[Beowulf] SGI to offer Windows on clusters

laytonjb at charter.net laytonjb at charter.net
Fri Apr 13 05:19:34 PDT 2007


I was thinking more along the lines of a cluster - not a grid. This makes the
problem a bit easier. but as always the devil is in the details.

My thought was to have a some sort of file system in the cluster (pick your
poison) with the ability to mount it on the user's desktop (NFS, CIFS, or
whatever). Then the user would create their input files and put them on the
cluster storage (for the Windows users they just drag the directory to a new
drive). Then they enter a URL in the browser, log-in, tell the browser which
application they are using, where the files are located, how many processors
they want, and off the job goes. They could also use the same webpage to
track the jobs - how long has it been running, etc.? You could even put
diagnostics in there - if the nodes swap then tell the user to try more processors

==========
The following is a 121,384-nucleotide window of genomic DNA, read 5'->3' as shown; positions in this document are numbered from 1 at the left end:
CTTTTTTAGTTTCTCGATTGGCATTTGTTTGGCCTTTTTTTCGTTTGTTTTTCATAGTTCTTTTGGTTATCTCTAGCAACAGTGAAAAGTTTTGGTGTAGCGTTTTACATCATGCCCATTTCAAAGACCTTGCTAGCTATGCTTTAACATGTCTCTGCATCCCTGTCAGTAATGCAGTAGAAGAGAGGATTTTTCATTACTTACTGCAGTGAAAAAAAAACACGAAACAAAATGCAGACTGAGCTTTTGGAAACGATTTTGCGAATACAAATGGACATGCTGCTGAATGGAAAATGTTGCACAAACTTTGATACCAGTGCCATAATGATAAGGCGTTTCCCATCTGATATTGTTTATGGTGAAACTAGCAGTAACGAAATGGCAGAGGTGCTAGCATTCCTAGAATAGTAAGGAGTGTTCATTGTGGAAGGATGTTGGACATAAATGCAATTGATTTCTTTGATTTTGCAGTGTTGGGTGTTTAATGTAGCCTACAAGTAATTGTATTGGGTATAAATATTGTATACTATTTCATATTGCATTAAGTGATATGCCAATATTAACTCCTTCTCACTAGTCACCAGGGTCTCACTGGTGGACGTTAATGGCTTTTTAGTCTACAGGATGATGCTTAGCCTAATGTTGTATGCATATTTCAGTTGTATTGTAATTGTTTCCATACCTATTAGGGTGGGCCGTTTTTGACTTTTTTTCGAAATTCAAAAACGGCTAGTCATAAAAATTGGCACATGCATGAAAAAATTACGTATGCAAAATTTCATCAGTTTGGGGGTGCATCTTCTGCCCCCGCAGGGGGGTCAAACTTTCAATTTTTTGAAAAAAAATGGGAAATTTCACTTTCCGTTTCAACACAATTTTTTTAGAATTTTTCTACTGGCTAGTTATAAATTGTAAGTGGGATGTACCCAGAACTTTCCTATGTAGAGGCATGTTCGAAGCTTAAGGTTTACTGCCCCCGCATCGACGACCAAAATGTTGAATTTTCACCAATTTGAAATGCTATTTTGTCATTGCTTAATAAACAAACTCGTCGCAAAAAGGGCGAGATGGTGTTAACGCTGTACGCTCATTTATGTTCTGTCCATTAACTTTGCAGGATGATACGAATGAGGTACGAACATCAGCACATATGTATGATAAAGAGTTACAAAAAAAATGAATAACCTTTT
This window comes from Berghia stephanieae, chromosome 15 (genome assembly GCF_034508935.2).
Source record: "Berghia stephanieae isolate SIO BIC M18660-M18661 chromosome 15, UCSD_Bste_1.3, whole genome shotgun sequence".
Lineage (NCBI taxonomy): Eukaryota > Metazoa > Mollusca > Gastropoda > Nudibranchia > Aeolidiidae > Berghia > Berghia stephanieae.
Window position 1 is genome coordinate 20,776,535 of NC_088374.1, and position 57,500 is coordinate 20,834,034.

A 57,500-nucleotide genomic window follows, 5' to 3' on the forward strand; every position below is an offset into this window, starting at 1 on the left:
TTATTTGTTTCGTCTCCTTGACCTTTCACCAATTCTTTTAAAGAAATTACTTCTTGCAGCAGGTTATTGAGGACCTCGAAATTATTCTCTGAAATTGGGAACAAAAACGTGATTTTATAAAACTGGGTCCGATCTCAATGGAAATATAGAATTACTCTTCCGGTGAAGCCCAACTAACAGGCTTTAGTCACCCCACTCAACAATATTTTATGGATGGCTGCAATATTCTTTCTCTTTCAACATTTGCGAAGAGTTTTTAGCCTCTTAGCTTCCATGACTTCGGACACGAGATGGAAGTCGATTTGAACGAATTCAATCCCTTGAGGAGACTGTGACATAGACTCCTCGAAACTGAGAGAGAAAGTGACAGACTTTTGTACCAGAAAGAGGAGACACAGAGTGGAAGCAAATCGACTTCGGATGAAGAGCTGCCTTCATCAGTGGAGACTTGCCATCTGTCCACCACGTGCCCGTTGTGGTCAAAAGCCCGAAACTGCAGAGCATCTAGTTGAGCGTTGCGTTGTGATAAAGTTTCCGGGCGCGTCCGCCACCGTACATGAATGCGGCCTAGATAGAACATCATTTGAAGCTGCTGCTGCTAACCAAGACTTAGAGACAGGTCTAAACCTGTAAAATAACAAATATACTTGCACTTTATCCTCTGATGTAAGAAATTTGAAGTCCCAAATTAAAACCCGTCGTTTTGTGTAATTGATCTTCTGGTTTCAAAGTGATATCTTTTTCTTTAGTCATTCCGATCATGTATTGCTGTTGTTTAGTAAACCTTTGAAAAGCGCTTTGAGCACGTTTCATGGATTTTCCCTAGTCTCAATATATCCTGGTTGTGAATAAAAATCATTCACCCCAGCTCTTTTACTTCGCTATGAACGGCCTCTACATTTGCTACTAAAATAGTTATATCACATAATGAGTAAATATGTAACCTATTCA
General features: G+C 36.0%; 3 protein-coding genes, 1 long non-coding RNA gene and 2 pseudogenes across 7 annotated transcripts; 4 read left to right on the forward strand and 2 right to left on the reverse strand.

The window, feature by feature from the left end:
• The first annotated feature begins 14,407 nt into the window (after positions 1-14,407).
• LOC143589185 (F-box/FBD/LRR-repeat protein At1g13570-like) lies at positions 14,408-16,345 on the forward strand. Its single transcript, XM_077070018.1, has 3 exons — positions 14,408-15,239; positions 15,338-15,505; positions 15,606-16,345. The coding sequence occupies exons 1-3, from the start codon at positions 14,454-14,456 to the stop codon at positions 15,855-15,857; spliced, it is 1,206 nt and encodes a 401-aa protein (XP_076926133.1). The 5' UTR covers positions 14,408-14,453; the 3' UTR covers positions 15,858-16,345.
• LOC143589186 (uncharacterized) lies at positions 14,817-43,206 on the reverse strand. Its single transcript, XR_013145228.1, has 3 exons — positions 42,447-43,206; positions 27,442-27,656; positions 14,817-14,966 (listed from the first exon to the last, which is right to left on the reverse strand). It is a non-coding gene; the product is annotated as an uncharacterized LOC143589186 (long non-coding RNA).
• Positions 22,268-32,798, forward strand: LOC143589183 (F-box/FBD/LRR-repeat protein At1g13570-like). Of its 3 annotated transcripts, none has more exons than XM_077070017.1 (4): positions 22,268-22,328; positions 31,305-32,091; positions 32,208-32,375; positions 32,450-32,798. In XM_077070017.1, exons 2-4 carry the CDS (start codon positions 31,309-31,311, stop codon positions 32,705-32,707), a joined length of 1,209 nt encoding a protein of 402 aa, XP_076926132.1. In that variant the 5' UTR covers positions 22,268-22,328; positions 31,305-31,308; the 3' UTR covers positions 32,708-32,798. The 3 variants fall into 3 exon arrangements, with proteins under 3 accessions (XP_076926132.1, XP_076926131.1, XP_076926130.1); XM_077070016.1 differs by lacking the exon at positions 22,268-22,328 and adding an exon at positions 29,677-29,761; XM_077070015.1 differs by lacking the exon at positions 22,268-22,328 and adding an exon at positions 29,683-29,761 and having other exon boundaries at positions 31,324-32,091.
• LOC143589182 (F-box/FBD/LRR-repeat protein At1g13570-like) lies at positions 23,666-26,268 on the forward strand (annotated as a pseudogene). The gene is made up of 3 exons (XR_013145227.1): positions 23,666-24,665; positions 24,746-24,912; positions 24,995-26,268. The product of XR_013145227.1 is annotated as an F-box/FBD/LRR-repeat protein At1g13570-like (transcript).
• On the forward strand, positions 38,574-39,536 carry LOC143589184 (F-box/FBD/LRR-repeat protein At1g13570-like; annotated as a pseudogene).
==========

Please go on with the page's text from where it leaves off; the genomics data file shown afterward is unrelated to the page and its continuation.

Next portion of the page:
next time to speed up the job. You can also report back statistics if you want
to - how long the job took, how much IO was used, how much disk space was
used, etc. This might not tell the novice user too much, but it might tell the
admin something if there is a problem or it might tell the user or admin that in the
future they might need a system with more IO, or a higher performing

The reason that I like the browser idea is that virtually every potential cluster
user has used a browser before. In most cases they have even used webmail
or some sort of web site that requires logging in and entering data into a field.
It's also very portable - it's web based.

Maybe, it's just me, but I find this idea much better than just hitting a button
that says "Run". This at least forces the user to think a bit about what they are
doing instead of playing "Monkey hit the Button." There are examples of times
when people should have taken a few moments to think about what they were